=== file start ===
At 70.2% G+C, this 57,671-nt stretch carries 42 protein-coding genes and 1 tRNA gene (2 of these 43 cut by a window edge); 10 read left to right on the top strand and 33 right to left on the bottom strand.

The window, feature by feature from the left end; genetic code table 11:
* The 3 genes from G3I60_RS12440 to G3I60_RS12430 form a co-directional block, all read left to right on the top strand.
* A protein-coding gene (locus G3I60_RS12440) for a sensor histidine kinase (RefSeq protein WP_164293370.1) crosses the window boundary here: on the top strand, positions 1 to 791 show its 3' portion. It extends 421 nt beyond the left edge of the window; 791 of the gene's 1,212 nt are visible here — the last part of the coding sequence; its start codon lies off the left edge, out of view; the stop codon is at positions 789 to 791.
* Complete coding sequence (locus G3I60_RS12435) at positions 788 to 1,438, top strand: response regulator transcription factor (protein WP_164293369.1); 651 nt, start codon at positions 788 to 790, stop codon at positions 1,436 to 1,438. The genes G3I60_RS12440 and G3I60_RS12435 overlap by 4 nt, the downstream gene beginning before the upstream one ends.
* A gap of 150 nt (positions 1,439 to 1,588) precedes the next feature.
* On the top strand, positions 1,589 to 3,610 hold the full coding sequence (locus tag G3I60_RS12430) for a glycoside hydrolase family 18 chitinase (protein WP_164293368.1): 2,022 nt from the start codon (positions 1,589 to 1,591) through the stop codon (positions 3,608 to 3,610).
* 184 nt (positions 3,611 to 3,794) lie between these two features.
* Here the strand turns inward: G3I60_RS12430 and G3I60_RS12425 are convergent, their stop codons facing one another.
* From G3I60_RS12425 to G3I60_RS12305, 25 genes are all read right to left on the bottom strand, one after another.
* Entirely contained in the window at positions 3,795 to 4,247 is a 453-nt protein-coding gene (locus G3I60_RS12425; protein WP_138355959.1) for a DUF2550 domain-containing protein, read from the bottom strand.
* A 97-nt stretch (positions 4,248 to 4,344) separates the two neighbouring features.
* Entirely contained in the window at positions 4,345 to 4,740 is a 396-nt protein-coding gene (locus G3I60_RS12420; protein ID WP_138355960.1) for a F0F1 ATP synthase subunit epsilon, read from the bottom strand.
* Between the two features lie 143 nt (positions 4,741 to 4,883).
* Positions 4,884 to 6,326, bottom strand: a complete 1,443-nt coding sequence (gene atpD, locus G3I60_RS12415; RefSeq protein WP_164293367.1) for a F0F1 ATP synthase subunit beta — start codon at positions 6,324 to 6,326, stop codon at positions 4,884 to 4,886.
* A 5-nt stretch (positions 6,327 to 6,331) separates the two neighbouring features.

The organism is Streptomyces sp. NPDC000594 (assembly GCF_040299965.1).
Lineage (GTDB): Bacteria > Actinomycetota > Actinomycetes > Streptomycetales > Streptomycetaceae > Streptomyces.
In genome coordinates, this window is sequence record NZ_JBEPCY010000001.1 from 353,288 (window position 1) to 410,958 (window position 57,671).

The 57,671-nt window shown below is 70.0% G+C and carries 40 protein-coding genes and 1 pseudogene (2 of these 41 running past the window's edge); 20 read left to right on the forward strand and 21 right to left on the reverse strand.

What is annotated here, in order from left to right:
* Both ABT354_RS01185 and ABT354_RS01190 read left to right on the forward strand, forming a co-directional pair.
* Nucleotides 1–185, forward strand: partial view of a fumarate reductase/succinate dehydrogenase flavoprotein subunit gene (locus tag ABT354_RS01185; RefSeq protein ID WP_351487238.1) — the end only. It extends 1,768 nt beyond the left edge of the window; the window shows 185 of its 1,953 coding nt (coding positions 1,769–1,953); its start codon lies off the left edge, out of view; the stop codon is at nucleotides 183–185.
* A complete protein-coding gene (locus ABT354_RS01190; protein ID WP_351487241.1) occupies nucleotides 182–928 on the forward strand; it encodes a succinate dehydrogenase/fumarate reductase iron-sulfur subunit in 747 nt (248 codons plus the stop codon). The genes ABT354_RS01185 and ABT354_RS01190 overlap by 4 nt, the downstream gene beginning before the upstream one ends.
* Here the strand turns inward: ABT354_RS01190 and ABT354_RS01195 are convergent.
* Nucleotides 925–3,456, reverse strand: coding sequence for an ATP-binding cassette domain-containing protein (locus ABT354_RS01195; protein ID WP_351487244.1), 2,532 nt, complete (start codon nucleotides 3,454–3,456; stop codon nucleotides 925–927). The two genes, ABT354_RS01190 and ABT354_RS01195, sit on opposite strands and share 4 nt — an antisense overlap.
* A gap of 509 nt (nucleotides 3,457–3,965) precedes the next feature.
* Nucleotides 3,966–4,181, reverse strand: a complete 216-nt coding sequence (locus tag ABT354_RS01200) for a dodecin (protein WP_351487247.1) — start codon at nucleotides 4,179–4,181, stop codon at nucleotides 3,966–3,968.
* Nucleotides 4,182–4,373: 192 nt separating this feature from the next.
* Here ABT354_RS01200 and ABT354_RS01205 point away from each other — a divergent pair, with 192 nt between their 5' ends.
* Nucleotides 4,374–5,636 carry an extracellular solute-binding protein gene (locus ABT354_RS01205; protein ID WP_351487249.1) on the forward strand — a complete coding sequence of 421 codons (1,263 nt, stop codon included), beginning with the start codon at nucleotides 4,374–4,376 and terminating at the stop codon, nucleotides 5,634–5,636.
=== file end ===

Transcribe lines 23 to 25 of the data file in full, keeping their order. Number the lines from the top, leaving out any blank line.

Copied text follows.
* Nucleotides 1–185, forward strand: partial view of a fumarate reductase/succinate dehydrogenase flavoprotein subunit gene (locus tag ABT354_RS01185; RefSeq protein ID WP_351487238.1) — the end only. It extends 1,768 nt beyond the left edge of the window; the window shows 185 of its 1,953 coding nt (coding positions 1,769–1,953); its start codon lies off the left edge, out of view; the stop codon is at nucleotides 183–185.
* A complete protein-coding gene (locus ABT354_RS01190; protein ID WP_351487241.1) occupies nucleotides 182–928 on the forward strand; it encodes a succinate dehydrogenase/fumarate reductase iron-sulfur subunit in 747 nt (248 codons plus the stop codon). The genes ABT354_RS01185 and ABT354_RS01190 overlap by 4 nt, the downstream gene beginning before the upstream one ends.
* Here the strand turns inward: ABT354_RS01190 and ABT354_RS01195 are convergent.